Many people who think of divorces and child custody cases imagine the filing and final outcomes. Some of these people might not realize that there are a lot of things that come in between these two steps.
One part of family law cases that many people don't think about is the fact that there are a lot of situations that might result in the need for temporary court orders to state what can happen and what can't happen. These orders are only valid until they expire or until the final resolution of the case is determined.
Temporary orders governing property
In many cases, the issues that are handled by temporary orders are those that involve property. The court decides who can keep the marital home and other valuable assets. There might also be orders that prevent the spouses from draining bank accounts or dissolving other assets. These orders can dictate who has to pay certain bills so that they aren't going unpaid during the divorce process. All of these orders must be followed precisely, so be sure to review them so you are certain you don't violate any.
Temporary orders governing children
When it comes to the children, temporary child custody and visitation orders are common. These are simply a precursor to the permanent orders and can give parents and the court an idea of how a specific arrangement will work. Decision-making powers are often granted in these orders. This would give one or both parents the ability to decide on education, health and other matters for the children. These temporary measures can range from very strict to flexible, depending on the circumstances of the case.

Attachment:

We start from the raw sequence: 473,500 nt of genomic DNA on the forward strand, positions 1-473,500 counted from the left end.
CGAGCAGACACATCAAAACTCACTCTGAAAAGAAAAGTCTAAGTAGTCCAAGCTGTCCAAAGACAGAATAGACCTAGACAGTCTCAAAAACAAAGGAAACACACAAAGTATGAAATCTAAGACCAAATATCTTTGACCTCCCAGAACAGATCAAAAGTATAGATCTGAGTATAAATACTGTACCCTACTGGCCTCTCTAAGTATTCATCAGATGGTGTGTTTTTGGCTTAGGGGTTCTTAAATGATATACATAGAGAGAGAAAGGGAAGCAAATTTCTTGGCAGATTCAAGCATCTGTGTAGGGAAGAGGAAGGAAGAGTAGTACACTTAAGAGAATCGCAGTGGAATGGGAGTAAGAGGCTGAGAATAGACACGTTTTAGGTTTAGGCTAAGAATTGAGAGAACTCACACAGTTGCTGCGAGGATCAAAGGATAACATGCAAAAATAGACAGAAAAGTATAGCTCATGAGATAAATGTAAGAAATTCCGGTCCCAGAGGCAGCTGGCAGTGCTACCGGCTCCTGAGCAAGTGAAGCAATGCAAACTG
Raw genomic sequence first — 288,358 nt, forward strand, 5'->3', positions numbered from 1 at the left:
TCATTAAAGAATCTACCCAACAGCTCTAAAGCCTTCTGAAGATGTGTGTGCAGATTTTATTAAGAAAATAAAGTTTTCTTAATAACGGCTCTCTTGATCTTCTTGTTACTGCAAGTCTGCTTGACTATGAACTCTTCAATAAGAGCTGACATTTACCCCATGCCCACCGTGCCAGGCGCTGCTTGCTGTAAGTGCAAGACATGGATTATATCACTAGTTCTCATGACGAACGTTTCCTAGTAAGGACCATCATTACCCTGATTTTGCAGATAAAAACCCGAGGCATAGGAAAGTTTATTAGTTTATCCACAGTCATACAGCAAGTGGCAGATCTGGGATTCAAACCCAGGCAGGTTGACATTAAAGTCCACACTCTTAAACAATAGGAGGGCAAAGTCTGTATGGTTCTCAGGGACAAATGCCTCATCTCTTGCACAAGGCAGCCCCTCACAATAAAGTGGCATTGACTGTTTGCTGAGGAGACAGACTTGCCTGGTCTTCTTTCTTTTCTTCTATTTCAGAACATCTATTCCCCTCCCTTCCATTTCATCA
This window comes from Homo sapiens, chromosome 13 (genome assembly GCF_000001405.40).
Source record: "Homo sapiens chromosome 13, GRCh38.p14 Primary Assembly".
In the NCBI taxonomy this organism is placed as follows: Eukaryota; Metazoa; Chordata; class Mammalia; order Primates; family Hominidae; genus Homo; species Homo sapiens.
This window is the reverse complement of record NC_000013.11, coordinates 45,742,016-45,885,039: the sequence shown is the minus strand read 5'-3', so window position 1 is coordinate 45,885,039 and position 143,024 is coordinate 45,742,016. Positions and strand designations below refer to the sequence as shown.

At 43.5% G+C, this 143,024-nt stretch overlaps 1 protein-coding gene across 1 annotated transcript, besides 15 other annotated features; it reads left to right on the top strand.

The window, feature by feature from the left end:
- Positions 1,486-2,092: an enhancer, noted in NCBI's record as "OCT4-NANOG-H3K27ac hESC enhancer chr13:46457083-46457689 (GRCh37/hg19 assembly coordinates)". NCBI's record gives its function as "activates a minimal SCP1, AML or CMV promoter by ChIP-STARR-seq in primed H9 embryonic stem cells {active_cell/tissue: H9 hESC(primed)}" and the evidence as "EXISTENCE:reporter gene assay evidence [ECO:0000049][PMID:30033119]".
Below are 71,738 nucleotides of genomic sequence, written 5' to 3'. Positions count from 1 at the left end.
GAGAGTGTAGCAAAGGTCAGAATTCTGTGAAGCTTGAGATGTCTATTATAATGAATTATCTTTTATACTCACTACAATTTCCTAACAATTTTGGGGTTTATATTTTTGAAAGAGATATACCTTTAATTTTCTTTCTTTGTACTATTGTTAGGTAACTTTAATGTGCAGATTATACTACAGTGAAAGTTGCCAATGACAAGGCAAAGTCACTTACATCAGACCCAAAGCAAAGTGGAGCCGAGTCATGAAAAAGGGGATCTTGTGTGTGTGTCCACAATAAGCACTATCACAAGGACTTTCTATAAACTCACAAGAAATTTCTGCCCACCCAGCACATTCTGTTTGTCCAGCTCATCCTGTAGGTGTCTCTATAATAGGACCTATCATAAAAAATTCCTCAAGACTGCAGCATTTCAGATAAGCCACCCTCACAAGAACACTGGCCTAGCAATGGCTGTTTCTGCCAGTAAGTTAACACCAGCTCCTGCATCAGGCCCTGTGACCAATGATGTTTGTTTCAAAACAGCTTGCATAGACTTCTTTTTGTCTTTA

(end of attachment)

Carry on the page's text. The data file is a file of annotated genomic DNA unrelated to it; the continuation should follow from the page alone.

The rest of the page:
Temporary orders governing finances
Financial matters, which include child support and alimony, might have temporary orders. Child support orders could become permanent arrangements, but this might not occur for alimony. On top of the basic payments, the order might include special provisions for health insurance and uninsured medical costs. Even school and extracurricular expenses may be included.
There is no guarantee that temporary orders will turn into permanent orders. However, it is possible for them to come into consideration when the court is determining the final order. If there are any issues, it is best to let the court know so that the problem can be resolved prior to the issuance of the permanent order.